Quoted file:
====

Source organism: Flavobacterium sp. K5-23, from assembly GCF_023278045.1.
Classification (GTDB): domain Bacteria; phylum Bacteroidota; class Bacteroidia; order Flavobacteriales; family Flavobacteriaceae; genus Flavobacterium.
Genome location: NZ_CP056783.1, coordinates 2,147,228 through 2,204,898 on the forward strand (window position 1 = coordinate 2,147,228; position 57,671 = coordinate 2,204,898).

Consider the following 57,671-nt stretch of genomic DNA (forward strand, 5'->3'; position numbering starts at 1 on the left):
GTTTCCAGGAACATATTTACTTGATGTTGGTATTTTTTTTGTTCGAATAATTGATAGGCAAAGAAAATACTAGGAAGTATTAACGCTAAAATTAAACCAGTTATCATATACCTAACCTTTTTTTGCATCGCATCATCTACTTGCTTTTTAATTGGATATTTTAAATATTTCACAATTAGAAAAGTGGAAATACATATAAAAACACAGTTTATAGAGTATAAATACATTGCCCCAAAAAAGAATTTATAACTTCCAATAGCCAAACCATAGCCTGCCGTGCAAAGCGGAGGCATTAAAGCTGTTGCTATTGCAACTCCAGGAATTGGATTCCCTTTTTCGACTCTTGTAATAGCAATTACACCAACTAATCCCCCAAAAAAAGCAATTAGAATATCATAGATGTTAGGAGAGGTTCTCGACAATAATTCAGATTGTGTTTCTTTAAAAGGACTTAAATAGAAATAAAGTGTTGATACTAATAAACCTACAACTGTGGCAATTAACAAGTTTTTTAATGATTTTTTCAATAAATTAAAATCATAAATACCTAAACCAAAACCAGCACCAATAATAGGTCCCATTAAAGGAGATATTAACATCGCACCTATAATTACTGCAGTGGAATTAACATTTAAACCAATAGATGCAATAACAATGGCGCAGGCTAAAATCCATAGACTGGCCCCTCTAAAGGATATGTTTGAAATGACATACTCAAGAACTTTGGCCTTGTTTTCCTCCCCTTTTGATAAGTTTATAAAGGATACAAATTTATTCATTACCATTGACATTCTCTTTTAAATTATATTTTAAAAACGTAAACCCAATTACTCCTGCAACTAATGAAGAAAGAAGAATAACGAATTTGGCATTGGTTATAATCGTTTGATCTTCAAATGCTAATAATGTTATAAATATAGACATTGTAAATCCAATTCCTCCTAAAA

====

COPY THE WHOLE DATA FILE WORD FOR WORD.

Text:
Source organism: Flavobacterium sp. K5-23, from assembly GCF_023278045.1.
Classification (GTDB): domain Bacteria; phylum Bacteroidota; class Bacteroidia; order Flavobacteriales; family Flavobacteriaceae; genus Flavobacterium.
Genome location: NZ_CP056783.1, coordinates 2,147,228 through 2,204,898 on the forward strand (window position 1 = coordinate 2,147,228; position 57,671 = coordinate 2,204,898).

Consider the following 57,671-nt stretch of genomic DNA (forward strand, 5'->3'; position numbering starts at 1 on the left):
GTTTCCAGGAACATATTTACTTGATGTTGGTATTTTTTTTGTTCGAATAATTGATAGGCAAAGAAAATACTAGGAAGTATTAACGCTAAAATTAAACCAGTTATCATATACCTAACCTTTTTTTGCATCGCATCATCTACTTGCTTTTTAATTGGATATTTTAAATATTTCACAATTAGAAAAGTGGAAATACATATAAAAACACAGTTTATAGAGTATAAATACATTGCCCCAAAAAAGAATTTATAACTTCCAATAGCCAAACCATAGCCTGCCGTGCAAAGCGGAGGCATTAAAGCTGTTGCTATTGCAACTCCAGGAATTGGATTCCCTTTTTCGACTCTTGTAATAGCAATTACACCAACTAATCCCCCAAAAAAAGCAATTAGAATATCATAGATGTTAGGAGAGGTTCTCGACAATAATTCAGATTGTGTTTCTTTAAAAGGACTTAAATAGAAATAAAGTGTTGATACTAATAAACCTACAACTGTGGCAATTAACAAGTTTTTTAATGATTTTTTCAATAAATTAAAATCATAAATACCTAAACCAAAACCAGCACCAATAATAGGTCCCATTAAAGGAGATATTAACATCGCACCTATAATTACTGCAGTGGAATTAACATTTAAACCAATAGATGCAATAACAATGGCGCAGGCTAAAATCCATAGACTGGCCCCTCTAAAGGATATGTTTGAAATGACATACTCAAGAACTTTGGCCTTGTTTTCCTCCCCTTTTGATAAGTTTATAAAGGATACAAATTTATTCATTACCATTGACATTCTCTTTTAAATTATATTTTAAAAACGTAAACCCAATTACTCCTGCAACTAATGAAGAAAGAAGAATAACGAATTTGGCATTGGTTATAATCGTTTGATCTTCAAATGCTAATAATGTTATAAATATAGACATTGTAAATCCAATTCCTCCTAAAA